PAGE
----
12/14/2012 12:35 pm ET Updated Feb 13, 2013

Moscow's Role in Post-Assad Syria

The elasticity and contradiction in Russia's stances on Syria is misleading Syrian President Bashar Al-Assad even further, implicating Iran's leadership in mistaken calculations, and isolating Russia itself, which today seems as if it is shooting itself in the foot. China seems increasingly embarrassed, being forced to go along such confusion in Russia's stances, which oscillate at times purposely and at others confusedly. There are those who believe that China has become prepared for an exit strategy for itself from the concomitance between its own stances and those of Russia, which was embodied in their third dual veto at the Security Council. Moscow seems today to stand at a crossroad of contradictions - at times suggesting that it is prepared to abandon Bashar Al-Assad and participate in shaping the alternative in order to be a pillar of the "day after" he leaves power; while at others seething in anger, leveling accusations and widening the gap between itself and the Syrian National Coalition (SNC). The SNC has recently obtained broad international recognition as the representative of the Syrian people, including from US President Barack Obama on the eve of the Friends of Syria meeting in Marrakesh, attended by over a hundred Arab and Western countries. Whatever justifications there may be for the stances taken by Russian President Vladimir Putin, they spring from his national or personal pride. Indeed, Russia has begun to pay an exorbitant price for Putin's policies, and to miss the train for Syria and the Arab region. The opportunity to reach a "Grand Bargain" has gone, as has with it that of Russia playing a pioneering and honorable role in the region. Yet today, there is one last opportunity that requires Moscow, as well as Washington, to seriously and sincerely invest in partnership, based on understanding the interests - and the complexes - of the other side. That is why it is necessary to build on Dublin after Marrakesh in great haste, without delay or procrastination. Thus, if Tartus is a Russian "base" that Moscow will not abandon no matter what, it is time for Washington to agree to it, especially as the real relationship will be between a new government in Damascus and a Russian government that chose to invest in the former regime and made mistaken calculations. And if Putin's government wants to send a message signifying that it wishes to repair its relationship with Syria of the "day after", it is time for it to quickly adopt a clear and coherent policy towards each of the regime and the SNC. It is time for it to cut the losses it has suffered so far, in order to save what is left of its interests.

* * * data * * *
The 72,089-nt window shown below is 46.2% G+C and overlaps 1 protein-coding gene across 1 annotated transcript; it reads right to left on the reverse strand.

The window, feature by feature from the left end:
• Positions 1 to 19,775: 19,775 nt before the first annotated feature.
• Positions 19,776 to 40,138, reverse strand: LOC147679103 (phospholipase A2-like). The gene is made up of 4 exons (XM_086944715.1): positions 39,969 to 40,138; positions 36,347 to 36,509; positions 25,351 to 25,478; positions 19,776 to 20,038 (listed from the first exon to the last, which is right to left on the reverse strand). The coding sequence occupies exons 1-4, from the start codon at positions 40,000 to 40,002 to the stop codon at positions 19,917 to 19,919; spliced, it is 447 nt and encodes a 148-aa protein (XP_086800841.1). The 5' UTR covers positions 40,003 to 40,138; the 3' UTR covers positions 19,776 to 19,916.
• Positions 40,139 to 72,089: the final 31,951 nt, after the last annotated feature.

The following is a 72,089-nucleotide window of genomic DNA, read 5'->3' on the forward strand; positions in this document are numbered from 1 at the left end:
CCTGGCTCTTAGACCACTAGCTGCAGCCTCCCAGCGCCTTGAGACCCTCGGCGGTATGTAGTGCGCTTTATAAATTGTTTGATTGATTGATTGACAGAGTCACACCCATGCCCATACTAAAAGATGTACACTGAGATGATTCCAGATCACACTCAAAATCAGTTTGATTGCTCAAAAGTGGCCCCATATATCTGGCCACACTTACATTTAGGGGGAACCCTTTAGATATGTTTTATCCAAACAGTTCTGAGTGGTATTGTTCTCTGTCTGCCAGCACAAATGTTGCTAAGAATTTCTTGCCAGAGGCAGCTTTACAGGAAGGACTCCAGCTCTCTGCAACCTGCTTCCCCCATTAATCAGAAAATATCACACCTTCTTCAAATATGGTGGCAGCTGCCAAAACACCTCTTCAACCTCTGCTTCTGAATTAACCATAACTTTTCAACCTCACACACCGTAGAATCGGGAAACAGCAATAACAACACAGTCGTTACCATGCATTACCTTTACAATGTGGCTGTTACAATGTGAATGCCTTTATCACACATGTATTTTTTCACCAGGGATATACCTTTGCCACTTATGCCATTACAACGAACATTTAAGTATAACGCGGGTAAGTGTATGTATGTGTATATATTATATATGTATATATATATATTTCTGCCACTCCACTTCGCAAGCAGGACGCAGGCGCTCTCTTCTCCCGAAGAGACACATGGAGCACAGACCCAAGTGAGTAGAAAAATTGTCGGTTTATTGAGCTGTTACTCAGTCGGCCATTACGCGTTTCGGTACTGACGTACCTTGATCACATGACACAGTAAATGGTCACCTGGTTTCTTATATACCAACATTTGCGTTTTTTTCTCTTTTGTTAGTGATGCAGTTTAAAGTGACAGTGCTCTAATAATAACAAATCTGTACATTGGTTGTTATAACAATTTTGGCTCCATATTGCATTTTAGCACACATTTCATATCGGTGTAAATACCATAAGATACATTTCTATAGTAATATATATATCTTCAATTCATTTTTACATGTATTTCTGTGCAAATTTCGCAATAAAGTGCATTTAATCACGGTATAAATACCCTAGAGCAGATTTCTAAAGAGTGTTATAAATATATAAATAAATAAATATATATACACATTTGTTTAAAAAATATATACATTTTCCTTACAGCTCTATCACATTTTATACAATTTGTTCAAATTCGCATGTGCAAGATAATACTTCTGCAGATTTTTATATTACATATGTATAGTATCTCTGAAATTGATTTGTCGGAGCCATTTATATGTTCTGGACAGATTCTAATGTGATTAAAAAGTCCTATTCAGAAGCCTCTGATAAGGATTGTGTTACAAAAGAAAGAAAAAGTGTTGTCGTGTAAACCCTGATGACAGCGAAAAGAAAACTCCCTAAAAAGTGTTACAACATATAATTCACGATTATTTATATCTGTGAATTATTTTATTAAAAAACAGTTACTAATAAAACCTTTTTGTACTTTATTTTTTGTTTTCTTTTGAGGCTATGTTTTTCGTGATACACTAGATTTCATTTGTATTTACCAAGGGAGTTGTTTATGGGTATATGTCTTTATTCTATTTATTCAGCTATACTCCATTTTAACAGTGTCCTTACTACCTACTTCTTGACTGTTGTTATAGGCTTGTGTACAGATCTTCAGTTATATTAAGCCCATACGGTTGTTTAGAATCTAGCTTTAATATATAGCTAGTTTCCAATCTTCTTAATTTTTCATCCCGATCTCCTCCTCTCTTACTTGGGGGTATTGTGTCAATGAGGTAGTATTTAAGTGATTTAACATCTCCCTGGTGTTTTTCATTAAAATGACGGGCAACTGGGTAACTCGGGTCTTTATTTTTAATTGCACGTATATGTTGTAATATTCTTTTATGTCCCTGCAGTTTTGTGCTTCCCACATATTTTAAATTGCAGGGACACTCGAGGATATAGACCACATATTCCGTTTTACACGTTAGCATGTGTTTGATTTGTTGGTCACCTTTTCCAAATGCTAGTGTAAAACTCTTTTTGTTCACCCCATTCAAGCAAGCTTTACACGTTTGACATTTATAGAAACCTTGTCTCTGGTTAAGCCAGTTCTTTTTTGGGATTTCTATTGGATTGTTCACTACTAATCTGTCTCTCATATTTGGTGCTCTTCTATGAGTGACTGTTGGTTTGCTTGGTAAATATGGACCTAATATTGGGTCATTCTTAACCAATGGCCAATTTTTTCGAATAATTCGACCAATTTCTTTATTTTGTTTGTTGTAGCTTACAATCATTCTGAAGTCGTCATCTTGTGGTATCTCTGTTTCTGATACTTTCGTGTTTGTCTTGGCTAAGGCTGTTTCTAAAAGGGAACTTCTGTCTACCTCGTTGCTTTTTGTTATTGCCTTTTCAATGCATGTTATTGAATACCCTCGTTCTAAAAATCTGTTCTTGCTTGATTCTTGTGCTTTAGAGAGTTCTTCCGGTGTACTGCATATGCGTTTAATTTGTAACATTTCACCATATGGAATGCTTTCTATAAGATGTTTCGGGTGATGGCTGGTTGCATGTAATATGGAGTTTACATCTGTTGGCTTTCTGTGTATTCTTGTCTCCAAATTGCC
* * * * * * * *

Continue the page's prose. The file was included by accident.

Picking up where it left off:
The contradiction in Russia's stances seems deliberate, perhaps for considerations which the Kremlin understands, no matter how arbitrary they might seem. If this is true, then the problem is truly a fundamental one and will most likely lead to a worse outcome. Indeed, it does not make sense for Moscow to send its envoys to different capitals, some to speak with disdain of Bashar Al-Assad and express willingness to abandon him, and others to speak a language of insistence on him playing a role in the process of political transition and remaining in power until 2014. At times, one Russian official would say that Moscow is prepared to engage and participate in discussing the "day after", and at other times a different official would say that Moscow has not yet reached the conclusion that the regime in Damascus will fall, and that Bashar Al-Assad is in fact still standing and will be victorious. Such elasticity and such contradiction has harmed Russia and increased its international isolation. Part of this isolation has been imposed by Moscow on itself, having refused the Moroccan government's invitation to attend the Marrakesh meeting, under the pretext that this meeting does not support the Syrian people in its entirety, as if Russia's stance in support of the regime represented support for the whole of the Syrian people - as Moscow claims. In any event, the outcome of this is that Moscow excluded itself by itself when it burned the card of the Security Council, which it itself crippled with its third veto.